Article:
Australian Prime Minister Radio transcript – Triple M Adelaide

Prime Minister

: Never thought you’d have your own song did you, Prime Minister?

ANTHONY ALBANESE, PRIME MINISTER: Indeed, it’s a bit of spin on the Eagles.

HOST: Yeah, that’s right.

HOST: Do you like music?

PRIME MINISTER: I love music.

HOST: I just want you to sing when the music stops for me. Here we go.


PRIME MINISTER: We love our club, and we play to win, riding the bumps with a grin.

ALL: At Hawthorn.

HOST: Well done.

HOST: Now, we saw you there last week.

HOST: Yeah, that’s right. People out there might not realise you’re a big Hawthorn supporter.

PRIME MINISTER: Yeah, I had it questioned. Who in 2024, you’d be pretty dumb if you were living in Sydney and you chose opportunistically to back Hawthorn rather the Swans, given the Swans are a big chance of the flag this year, so they’re a second team. But I, growing up as a kid, always supported the Hawks. I got to see them in 89 was my first Grand Final I went to. On the weekend I was actually wearing my old VFL scarf from all those days and that was a magnificent Grand Final actually. Ablett kicked 9, won the Norm Smith in a losing side.

HOST: There you go. You could have been Bruce McAvaney.

HOST: Let’s not worry about the Budget, let’s just talk old footy.

HOST: Let’s talk some Budget stuff, shall we? Now, many, many positives. A lot of Australians yesterday would have thought, “oh, we’re getting some money here.” I’ve got a question for you and I want to be positive, but there are some things that need to be questioned. 1.2 million homes to be built over five years. Is that realistic? When you look at my street at the moment, Prime Minister, four homes are being built. It’s taken two years and they’re nowhere near being finished. I mean, this is very ambitious.

PRIME MINISTER: It is ambitious, but if you don’t have a target and you don’t have ambition, you’ll never get there.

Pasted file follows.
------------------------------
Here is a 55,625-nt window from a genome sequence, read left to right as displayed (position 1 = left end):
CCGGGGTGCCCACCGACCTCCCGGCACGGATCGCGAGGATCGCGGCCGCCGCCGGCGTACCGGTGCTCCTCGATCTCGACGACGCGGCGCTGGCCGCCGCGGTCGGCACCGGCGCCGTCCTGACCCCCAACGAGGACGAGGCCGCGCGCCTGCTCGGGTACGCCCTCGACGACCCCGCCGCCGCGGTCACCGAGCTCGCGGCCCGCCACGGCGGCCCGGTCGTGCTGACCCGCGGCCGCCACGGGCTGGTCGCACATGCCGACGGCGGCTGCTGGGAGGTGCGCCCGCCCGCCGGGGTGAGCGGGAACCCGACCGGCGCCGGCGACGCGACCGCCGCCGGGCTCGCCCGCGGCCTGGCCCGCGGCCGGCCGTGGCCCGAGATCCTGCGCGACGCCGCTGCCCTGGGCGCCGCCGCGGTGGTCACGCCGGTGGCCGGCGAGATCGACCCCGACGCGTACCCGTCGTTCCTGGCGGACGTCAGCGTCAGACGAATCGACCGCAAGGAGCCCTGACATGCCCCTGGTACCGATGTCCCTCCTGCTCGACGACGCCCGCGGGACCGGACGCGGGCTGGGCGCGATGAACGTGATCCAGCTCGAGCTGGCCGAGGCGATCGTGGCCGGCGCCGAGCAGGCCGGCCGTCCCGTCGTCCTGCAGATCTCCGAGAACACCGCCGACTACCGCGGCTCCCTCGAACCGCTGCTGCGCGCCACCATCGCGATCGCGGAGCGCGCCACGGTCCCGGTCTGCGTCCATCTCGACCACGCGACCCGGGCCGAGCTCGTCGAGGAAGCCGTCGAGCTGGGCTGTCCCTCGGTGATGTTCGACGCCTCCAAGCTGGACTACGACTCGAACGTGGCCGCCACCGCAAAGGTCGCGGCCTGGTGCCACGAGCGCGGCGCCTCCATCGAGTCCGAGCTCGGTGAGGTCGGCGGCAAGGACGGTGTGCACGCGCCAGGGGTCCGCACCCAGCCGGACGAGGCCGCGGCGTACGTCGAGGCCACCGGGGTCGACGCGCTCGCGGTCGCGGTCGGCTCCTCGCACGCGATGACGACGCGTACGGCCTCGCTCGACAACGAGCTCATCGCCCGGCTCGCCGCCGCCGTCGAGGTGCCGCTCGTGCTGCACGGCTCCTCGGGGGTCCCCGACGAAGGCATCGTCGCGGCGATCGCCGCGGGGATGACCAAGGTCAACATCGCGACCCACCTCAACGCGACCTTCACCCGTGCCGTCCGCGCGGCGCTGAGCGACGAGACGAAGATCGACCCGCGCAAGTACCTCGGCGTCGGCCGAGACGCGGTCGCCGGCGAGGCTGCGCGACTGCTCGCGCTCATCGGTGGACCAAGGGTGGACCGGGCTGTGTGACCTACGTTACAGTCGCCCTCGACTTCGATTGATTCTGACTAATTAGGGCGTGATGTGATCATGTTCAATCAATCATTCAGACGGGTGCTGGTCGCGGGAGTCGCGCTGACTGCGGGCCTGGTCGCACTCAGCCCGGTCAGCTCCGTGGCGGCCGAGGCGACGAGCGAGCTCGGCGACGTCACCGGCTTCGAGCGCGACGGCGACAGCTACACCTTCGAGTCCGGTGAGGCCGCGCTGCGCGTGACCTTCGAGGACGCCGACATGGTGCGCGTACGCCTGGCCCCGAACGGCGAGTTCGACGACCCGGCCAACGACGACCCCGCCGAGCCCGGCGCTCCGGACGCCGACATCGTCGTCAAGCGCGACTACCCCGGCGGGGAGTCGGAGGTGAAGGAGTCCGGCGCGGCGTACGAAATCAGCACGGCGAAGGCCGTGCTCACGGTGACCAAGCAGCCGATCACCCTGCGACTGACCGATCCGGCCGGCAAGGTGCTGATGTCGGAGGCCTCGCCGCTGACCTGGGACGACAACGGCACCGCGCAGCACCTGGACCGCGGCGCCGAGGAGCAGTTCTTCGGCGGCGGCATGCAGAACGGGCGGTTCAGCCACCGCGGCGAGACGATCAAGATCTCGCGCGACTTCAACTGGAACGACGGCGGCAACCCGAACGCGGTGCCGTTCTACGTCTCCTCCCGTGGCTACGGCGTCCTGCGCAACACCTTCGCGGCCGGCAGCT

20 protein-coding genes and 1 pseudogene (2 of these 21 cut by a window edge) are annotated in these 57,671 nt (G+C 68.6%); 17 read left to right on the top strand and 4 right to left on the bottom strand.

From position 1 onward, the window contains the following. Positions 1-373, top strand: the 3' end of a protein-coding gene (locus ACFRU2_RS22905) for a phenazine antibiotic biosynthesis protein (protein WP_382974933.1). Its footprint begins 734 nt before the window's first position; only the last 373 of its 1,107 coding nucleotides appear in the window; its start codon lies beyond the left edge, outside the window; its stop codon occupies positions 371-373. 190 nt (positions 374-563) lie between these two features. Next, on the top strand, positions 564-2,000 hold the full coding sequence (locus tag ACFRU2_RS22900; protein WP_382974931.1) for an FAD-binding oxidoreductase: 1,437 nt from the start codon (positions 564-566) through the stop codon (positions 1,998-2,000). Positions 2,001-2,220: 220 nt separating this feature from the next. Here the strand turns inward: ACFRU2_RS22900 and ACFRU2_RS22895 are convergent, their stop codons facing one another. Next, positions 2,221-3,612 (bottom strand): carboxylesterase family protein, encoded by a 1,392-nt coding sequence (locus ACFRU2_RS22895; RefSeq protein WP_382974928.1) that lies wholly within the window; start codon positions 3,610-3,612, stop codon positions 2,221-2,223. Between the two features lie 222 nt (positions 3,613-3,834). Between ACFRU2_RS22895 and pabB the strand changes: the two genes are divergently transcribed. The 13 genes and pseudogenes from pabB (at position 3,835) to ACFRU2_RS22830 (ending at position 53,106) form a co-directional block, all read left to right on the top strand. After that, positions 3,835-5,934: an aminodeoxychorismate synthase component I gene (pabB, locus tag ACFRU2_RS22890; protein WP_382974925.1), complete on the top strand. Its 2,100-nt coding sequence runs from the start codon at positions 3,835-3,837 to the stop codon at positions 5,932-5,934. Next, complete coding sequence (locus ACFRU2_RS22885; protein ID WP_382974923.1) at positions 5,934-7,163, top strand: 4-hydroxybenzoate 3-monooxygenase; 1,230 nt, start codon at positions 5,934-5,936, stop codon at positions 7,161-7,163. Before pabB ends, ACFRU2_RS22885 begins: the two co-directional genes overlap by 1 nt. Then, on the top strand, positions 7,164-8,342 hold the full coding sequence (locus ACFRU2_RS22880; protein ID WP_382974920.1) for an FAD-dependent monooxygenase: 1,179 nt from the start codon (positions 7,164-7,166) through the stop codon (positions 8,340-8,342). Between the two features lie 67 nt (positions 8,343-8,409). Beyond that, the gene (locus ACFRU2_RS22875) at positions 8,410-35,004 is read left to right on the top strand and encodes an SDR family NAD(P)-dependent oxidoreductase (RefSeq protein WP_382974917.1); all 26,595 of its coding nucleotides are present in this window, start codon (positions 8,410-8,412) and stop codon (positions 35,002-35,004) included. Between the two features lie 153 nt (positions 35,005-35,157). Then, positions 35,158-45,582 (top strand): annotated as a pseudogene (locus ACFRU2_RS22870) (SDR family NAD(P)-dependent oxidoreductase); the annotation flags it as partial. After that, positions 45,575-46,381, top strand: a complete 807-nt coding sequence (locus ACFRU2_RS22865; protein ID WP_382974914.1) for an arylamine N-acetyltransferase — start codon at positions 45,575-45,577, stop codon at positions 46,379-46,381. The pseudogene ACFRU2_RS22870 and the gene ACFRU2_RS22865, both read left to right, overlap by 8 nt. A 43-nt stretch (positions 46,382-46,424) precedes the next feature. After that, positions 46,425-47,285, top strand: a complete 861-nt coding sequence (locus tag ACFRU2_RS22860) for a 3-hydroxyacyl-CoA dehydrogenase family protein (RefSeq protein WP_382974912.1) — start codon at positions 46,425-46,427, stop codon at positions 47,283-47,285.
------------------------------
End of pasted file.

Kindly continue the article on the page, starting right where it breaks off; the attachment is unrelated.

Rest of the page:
HOST: Gotta have realistic targets, though. You can’t just say 1.2 million homes, that’s a lot.

PRIME MINISTER: This is realistic, it can be done. And that’s why we have a range of measures, $32 billion now of support for housing programs in our Budgets, including new investment done, a new deal that was signed last Friday by states and territories, a five-year deal for social housing and for homelessness going forward. We have as well incentives for the private sector to build to rent. We are working with state and territory governments, including Peter Malinauskas’ Government, are doing good work on planning, making sure that more homes can be built. It needs to be a priority. We need to address housing supply and the Budget last night adds to that support.

HOST: Prime Minister, everyone’s getting $300 back from their power bill, which is, you know, some people need it and some people don’t, to be honest, the $300. But you’ve chosen to give it to everyone. I don’t know why, but I know one thing I would like you to do is to stop everyone’s power bills going through the roof. Mine went up 50 per cent. Why don’t you just fix, try and fix that instead of giving everyone $300?